An increase in demand for coronavirus tests has led to local shortages - with some people being directed to test sites hundreds of miles from their homes.

Testing people and then tracing the contacts of those infected is considered vital to stop the disease from spreading.

Should I get tested?


Anyone showing any of the three key symptoms of coronavirus should be able to be tested. The symptoms are:

* a fever
* a new continuous cough
* a loss of smell or taste

The idea of testing is to find people with the virus and keep them isolated to avoid it being spread through the wider community.

What are the Covid tests?


There are two types of tests.

The first checks if you are currently infected. A nose and throat swab is taken and then sent off to be processed at a lab.

New versions promising to deliver results in 90 minutes are being introduced in hospitals and care homes, where they can be processed using portable machines. But they're not yet widely available.

Tests on saliva are also being trialled, with samples analysed by laboratories.

The second test involves blood samples and looks for antibodies which indicate past, rather than current, infection.

At the moment, these are mainly being used by scientists to estimate what percentage of the population has had Covid, rather than to diagnose individuals.



How do I book a test to check if I have coronavirus?


The testing system has been experiencing a number of problems and many people have struggled to book.

The government maintains anyone with symptoms should still apply for one.

Until you can get a test it's important you and your household self-isolate.

How to get tested:

   * Go online, or call 119, before going to a drive-through or walk-through testing site - or a mobile testing unit. But people have faced long waits on the phone and have struggled to book online

   * Order a home testing kit in the first four days of having symptoms - although some home kits are not being made available to clear backlogs in laboratories



The Department of Health and Social Care has indicated lab capacity is the reason people have been unable to book tests in recent days.

Testing sites across the the UK:

* 236 mobile units
* 74 drive-through sites
* 58 walk-through sites
* 21 satellite sites (for specific groups - such as health workers)

There are 389 testing centres in total. The aim is to have 500.

How many tests are being carried out?


Figures available reveal testing capacity and the number of actual tests being done. They also show the extent of antibody testing and those tests used by scientists to estimate how widespread the virus is.

* About 220,000 individual tests are actually being processed each day
* Individual testing capacity (excluding antibody tests and virus spread testing) is about 245,000 a day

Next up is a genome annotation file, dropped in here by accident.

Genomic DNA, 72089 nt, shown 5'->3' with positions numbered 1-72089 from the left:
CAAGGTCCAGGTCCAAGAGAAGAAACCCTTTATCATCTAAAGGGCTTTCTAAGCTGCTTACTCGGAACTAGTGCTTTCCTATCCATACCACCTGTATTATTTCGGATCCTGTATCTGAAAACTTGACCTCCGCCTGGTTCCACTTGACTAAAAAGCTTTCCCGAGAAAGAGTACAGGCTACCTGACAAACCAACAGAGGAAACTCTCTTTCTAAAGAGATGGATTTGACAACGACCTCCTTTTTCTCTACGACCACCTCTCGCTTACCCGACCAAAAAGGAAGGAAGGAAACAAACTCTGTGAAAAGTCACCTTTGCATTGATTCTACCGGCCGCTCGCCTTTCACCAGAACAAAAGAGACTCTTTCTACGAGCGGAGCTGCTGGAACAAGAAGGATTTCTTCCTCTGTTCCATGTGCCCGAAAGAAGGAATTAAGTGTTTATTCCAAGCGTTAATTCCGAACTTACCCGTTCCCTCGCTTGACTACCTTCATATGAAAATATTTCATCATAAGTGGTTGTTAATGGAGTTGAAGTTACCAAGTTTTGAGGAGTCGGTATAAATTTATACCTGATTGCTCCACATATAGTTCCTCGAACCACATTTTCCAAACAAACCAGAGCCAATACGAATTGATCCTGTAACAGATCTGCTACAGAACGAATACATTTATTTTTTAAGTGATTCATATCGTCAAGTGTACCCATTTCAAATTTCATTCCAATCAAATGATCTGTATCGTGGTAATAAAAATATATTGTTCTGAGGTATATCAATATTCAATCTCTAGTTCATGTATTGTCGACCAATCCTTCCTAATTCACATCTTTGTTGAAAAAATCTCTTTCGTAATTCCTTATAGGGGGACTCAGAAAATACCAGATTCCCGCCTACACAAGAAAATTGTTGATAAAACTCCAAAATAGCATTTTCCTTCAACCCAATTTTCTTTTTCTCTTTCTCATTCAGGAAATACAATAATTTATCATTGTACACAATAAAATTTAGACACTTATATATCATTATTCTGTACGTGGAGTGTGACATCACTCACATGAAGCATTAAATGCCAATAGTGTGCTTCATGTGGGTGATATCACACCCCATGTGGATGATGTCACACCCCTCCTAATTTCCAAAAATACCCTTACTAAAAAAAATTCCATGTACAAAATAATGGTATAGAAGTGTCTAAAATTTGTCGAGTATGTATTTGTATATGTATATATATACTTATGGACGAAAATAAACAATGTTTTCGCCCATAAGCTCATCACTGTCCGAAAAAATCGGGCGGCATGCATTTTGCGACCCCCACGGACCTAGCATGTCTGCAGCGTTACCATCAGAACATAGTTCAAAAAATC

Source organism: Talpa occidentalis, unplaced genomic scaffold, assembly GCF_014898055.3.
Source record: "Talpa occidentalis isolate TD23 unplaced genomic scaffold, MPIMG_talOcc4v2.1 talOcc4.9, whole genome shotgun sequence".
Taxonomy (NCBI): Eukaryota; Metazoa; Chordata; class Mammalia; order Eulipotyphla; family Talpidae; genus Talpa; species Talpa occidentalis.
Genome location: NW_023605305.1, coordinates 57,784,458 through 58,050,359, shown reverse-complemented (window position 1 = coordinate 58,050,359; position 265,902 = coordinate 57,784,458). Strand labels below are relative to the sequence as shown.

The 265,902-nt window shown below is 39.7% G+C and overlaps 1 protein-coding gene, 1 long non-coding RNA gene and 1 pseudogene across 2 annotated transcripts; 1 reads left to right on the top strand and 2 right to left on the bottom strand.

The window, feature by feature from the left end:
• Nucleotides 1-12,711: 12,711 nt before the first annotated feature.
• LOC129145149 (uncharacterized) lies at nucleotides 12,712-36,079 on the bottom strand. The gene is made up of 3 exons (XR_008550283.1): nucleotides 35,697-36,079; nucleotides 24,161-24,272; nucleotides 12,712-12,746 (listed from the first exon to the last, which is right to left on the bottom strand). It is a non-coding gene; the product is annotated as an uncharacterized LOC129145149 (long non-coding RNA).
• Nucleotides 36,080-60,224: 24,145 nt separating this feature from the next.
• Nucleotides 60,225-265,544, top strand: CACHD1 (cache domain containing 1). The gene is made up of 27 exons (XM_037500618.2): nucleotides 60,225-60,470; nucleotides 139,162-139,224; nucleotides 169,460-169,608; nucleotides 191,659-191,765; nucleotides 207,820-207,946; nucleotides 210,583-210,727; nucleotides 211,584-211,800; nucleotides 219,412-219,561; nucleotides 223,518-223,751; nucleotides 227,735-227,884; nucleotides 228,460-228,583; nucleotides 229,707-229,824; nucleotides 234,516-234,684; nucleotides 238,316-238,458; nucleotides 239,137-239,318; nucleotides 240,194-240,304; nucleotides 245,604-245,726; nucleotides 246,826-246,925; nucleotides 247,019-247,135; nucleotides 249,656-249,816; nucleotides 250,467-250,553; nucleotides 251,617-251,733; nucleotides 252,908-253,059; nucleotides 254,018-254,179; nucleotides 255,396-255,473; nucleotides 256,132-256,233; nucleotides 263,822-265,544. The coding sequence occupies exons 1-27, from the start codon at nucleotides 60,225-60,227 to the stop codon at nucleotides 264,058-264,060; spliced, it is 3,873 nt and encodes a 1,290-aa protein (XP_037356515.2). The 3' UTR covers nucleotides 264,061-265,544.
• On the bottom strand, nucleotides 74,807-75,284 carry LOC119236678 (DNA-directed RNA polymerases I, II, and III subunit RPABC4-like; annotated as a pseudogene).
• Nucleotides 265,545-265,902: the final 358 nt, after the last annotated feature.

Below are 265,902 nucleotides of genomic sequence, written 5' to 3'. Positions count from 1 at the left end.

* 375,000 is the total current UK laboratory daily testing capacity (including antibody tests and virus spread testing)
* The UK government wants laboratory capacity to be 500,000 a day by 31 October

The government has pledged to bring in mass coronavirus testing by the end of the year, even among people with no symptoms.

The prime minister has spoken of his desire for 10 million Covid-19 tests a day by early 2021 - including some that give results in minutes. But experts warn laboratory capacity is an issue - and the technology for more rapid testing does not yet exist.

Can I be tested if I have no symptoms?


Generally only people with symptoms should apply for a test, with results expected within 48 hours.

However, staff and residents in care homes should now be receiving regular tests, regardless of symptoms. Some hospital staff are routinely tested, but there is no national guidance stating they must be.

If you don't have symptoms, the government says you should not apply for a test - unless you are living in a local lockdown area.



How reliable are the tests?


With the most common type of diagnostic test, scientists at the University of Bristol believe 20% of positive cases could falsely appear as negative - wrongly telling someone they are not infected.

This can be because the swab sample wasn't good enough, there were problems in the lab, or because of the stage of infection the patient was at when tested.



How does the UK compare to other countries?


Each country records testing slightly differently, so like for like comparisons won't be 100% accurate.

However, analysis from Our World In Data, a research team based at the University of Oxford, suggests the UK is now performing more tests than many other countries.

For example, the seven-day average up until 10 September showed the UK had carried out 2.8 tests per 1,000 people. This was ahead of European countries including France (2.1) and Spain and Germany (both 1.8).